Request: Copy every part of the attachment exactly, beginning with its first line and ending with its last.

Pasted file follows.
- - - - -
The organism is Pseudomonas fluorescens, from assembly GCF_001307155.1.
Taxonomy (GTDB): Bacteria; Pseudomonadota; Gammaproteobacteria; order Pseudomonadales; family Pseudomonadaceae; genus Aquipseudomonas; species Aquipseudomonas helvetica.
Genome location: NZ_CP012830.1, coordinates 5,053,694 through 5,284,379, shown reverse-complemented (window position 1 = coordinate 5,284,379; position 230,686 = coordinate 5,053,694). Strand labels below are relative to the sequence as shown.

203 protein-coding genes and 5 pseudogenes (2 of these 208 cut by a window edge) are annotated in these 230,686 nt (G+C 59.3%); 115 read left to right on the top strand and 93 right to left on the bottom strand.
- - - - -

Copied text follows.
The organism is Pseudomonas fluorescens, from assembly GCF_001307155.1.
Taxonomy (GTDB): Bacteria; Pseudomonadota; Gammaproteobacteria; order Pseudomonadales; family Pseudomonadaceae; genus Aquipseudomonas; species Aquipseudomonas helvetica.
Genome location: NZ_CP012830.1, coordinates 5,053,694 through 5,284,379, shown reverse-complemented (window position 1 = coordinate 5,284,379; position 230,686 = coordinate 5,053,694). Strand labels below are relative to the sequence as shown.

203 protein-coding genes and 5 pseudogenes (2 of these 208 cut by a window edge) are annotated in these 230,686 nt (G+C 59.3%); 115 read left to right on the top strand and 93 right to left on the bottom strand.